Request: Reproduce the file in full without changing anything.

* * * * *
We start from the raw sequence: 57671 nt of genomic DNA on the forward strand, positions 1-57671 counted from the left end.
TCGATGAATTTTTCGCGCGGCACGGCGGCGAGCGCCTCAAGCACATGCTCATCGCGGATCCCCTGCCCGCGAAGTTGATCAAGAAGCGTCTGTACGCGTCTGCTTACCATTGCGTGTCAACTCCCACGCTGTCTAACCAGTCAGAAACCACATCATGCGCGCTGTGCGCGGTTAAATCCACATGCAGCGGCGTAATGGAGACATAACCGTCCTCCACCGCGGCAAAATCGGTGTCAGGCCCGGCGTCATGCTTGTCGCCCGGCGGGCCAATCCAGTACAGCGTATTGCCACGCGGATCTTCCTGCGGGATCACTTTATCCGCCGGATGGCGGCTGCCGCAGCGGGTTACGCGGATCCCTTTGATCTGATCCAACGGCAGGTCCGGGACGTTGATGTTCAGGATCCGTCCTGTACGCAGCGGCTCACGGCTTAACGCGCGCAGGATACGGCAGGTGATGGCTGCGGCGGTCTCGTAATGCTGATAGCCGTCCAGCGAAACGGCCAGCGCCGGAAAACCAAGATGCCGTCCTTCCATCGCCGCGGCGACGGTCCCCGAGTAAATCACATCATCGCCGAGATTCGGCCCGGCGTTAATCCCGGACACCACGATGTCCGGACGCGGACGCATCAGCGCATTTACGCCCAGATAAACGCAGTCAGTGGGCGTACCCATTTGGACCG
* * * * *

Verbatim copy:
We start from the raw sequence: 57671 nt of genomic DNA on the forward strand, positions 1-57671 counted from the left end.
TCGATGAATTTTTCGCGCGGCACGGCGGCGAGCGCCTCAAGCACATGCTCATCGCGGATCCCCTGCCCGCGAAGTTGATCAAGAAGCGTCTGTACGCGTCTGCTTACCATTGCGTGTCAACTCCCACGCTGTCTAACCAGTCAGAAACCACATCATGCGCGCTGTGCGCGGTTAAATCCACATGCAGCGGCGTAATGGAGACATAACCGTCCTCCACCGCGGCAAAATCGGTGTCAGGCCCGGCGTCATGCTTGTCGCCCGGCGGGCCAATCCAGTACAGCGTATTGCCACGCGGATCTTCCTGCGGGATCACTTTATCCGCCGGATGGCGGCTGCCGCAGCGGGTTACGCGGATCCCTTTGATCTGATCCAACGGCAGGTCCGGGACGTTGATGTTCAGGATCCGTCCTGTACGCAGCGGCTCACGGCTTAACGCGCGCAGGATACGGCAGGTGATGGCTGCGGCGGTCTCGTAATGCTGATAGCCGTCCAGCGAAACGGCCAGCGCCGGAAAACCAAGATGCCGTCCTTCCATCGCCGCGGCGACGGTCCCCGAGTAAATCACATCATCGCCGAGATTCGGCCCGGCGTTAATCCCGGACACCACGATGTCCGGACGCGGACGCATCAGCGCATTTACGCCCAGATAAACGCAGTCAGTGGGCGTACCCATTTGGACCG